Q: I may have to sue my partner for breach of contract. I heard through the grapevine that he has transferred all of his assets and bank accounts to family members and he brags that I will never collect a dime if I get a judgment. Can he do that?
A: It is not unusual for someone facing liability to try and avoid paying a debt by transferring his or her assets to others. If the assets are transferred for less than what they worth, the effort to avoid payment may be unsuccessful. Such transfers are called fraudulent transfers, as they are intended to avoid payment of a debt.
Efforts to provide relief to creditors where assets are transferred to avoid creditor claims began in England. In 1571, England adopted the Statute of 13 Elizabeth, which provided creditors relief if they could prove a debtor intended to hinder, delay or defraud the creditor.
Florida adopted its first fraudulent transfer statute in 1823 and ultimately adopted the Uniform Fraudulent Transfer Act effective January 1, 1988 in Florida Statutes Chapter 726.
The statute lists several factors that the court may consider to determine fraudulent intent, and the list is not exclusive. The list includes:
1. Transfer was to an insider.
2. The debtor retained possession or control of the property after transfer.
3. The transfer was concealed.
4. The debtor had been sued or threatened with suit before the transfer.
5. The transfer was of substantially all of the debtor’s assets.
6. The debtor was insolvent or became insolvent shortly after the transfer.
The focus under the new statute is on result of the transfer, not the debtor’s intent. If a debtor is unreasonably hurt by the transfer, it is classified as a fraudulent transfer.
If a debtor obtains fair value in exchange for assets, a creditor cannot usually claim the creditor has been harmed. Accordingly, fraudulent transfers usually are for less than market value of the transferred assets. In many cases, they are transferred as “gifts.”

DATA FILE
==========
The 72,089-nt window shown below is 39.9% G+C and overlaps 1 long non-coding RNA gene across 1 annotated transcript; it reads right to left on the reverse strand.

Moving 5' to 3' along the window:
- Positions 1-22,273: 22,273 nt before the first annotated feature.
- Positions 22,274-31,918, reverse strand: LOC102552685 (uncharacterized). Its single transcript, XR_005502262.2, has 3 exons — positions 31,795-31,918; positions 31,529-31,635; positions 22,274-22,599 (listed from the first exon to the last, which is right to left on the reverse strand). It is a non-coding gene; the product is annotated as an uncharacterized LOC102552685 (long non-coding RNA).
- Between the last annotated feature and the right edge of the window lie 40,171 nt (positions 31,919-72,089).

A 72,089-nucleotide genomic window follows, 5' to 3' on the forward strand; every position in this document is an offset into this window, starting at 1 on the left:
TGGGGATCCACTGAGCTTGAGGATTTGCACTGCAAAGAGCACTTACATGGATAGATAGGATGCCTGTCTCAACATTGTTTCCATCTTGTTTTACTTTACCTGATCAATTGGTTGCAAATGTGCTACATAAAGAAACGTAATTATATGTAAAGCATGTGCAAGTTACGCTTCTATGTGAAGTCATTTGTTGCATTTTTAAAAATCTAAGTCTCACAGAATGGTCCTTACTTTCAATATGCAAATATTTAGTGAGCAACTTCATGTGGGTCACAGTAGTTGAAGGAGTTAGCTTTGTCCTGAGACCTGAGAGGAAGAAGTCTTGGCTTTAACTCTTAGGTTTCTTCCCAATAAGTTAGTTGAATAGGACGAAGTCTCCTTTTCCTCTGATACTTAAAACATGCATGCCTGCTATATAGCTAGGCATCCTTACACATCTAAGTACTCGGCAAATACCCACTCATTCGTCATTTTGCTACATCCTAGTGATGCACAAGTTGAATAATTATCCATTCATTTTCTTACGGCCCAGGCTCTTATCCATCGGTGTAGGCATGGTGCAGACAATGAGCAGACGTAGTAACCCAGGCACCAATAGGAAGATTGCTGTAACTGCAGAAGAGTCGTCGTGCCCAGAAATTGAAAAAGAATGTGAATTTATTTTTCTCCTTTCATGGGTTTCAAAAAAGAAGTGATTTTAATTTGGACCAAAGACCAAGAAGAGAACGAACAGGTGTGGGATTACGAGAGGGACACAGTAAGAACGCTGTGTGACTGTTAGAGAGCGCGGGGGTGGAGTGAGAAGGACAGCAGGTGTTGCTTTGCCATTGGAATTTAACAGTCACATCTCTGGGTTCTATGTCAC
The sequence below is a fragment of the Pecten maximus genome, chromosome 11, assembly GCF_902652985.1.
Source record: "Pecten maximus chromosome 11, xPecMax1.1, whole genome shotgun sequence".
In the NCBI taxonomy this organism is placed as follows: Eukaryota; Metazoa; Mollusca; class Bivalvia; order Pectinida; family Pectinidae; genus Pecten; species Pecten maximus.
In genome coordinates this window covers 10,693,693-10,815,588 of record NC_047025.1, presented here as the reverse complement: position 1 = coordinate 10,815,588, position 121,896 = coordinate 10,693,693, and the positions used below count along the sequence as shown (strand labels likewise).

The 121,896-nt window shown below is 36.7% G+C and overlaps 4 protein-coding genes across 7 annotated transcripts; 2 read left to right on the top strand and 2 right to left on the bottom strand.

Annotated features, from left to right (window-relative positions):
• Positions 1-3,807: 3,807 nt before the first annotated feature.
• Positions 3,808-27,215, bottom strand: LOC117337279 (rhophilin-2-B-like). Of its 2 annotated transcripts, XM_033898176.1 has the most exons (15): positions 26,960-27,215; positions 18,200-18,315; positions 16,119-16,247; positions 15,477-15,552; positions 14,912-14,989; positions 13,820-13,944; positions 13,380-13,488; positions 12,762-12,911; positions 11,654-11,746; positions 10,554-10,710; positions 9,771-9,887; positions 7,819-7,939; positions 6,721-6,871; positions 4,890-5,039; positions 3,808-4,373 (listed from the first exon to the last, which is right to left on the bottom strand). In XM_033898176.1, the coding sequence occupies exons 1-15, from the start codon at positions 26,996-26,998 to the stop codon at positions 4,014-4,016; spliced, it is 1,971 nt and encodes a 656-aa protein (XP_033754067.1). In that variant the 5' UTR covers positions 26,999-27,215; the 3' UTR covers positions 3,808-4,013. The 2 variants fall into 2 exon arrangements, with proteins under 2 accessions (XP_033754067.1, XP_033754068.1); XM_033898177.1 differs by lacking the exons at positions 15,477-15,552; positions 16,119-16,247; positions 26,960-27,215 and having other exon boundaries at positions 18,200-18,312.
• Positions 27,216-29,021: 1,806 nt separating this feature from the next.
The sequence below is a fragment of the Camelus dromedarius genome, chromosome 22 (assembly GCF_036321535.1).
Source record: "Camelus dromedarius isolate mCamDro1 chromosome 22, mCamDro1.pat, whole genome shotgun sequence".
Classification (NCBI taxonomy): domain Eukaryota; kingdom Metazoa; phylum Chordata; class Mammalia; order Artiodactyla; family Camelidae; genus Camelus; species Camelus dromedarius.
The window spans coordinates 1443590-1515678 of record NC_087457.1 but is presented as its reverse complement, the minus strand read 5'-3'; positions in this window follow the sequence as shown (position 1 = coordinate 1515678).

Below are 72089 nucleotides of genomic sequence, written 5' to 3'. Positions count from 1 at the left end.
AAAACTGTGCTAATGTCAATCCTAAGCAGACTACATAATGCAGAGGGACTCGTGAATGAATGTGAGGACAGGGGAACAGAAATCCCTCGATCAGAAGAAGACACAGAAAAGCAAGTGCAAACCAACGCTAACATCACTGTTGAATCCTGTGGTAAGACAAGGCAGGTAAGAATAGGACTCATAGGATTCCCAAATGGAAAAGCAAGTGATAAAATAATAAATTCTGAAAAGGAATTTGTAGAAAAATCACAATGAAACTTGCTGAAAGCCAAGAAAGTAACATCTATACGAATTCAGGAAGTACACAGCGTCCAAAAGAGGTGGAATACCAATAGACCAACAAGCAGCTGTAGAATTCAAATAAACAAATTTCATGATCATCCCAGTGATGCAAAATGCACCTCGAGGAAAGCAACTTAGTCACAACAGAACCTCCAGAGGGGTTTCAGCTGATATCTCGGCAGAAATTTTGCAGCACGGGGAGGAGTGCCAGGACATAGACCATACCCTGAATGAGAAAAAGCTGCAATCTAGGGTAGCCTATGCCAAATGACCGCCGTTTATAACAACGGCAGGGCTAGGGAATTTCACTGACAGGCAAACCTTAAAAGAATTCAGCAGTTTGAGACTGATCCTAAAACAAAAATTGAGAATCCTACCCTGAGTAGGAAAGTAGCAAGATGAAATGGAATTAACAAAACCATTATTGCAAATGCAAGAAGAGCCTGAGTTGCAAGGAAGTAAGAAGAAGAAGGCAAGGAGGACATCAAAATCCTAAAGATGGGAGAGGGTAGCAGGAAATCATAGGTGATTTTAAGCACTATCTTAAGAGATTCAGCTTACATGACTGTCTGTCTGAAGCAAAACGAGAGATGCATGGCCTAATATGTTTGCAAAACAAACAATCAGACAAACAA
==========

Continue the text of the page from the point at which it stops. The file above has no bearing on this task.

Under the statute, creditors have numerous remedies. Those remedies include:
1. Having the court set aside the transfer as if it had not been made.
2. Legally attaching or retrieving the transferred asset.
3. An injunction against further transfers by the debtor or anyone to whom the debtor has transferred assets.
4. Having a court appointed receiver take charge of the assets transferred to others.
The creditor must still prove the transfer was one barred by the statute. In some cases, that is difficult.
Although the test of a fraudulent transfer in bankruptcy is not identical, it is similar. The recent bankruptcy case of Jerry Fasolak shows that creditors are not always successful in their efforts to claim fraudulent transfer.
Jerry Fasolak was a 72 year old retiree. Prior to filing bankruptcy, he transferred virtually all of his assets to his wife. He transferred his individual bank account to another account owned by his wife and arranged for his paychecks to be deposited into his wife’s account. He traded in a car in his name for a new car solely in his wife’s name.
Two years before filing bankruptcy, Mr. Fasolak filed a loan application referencing $3.5 million of assets and only $800,000.00 as a liability. Over the next two years, Mr. Fasolak acquired and sold properties with all of the money from the sales going to the wife’s bank account. When he filed his bankruptcy petition, Mr. Fasolak had one property left, worth $1.1 million and encumbered by a mortgage of $765,000.00 along with two properties owned jointly with his wife.
Despite the movement of large sums of money from Mr. Fasolak to his wife, the bankruptcy court found that the debtor did not prove the assets were fraudulently transferred. The bankruptcy court found that Mr. Fasolak was aging and forgetful and was not in a position to take care of assets. As to the car, the bankruptcy court found that the new car was in the wife’s name for insurance purposes.
Although transfers by debtors to avoid creditors can be undone, the process is not simple. Obtaining a judgment is only the first step in collection. I suggest you consult with an experienced attorney promptly, as delay can interfere with your ability to collect your debt.
William G. Morris is a lawyer with offices at 247 N. Collier Blvd., Marco Island. The column is not intended to be legal advice for specific circumstances. General questions can be sent by e-mail to email@example.com or by fax to (239) 642-0722. Read other columns at http://www.wgmorris.com.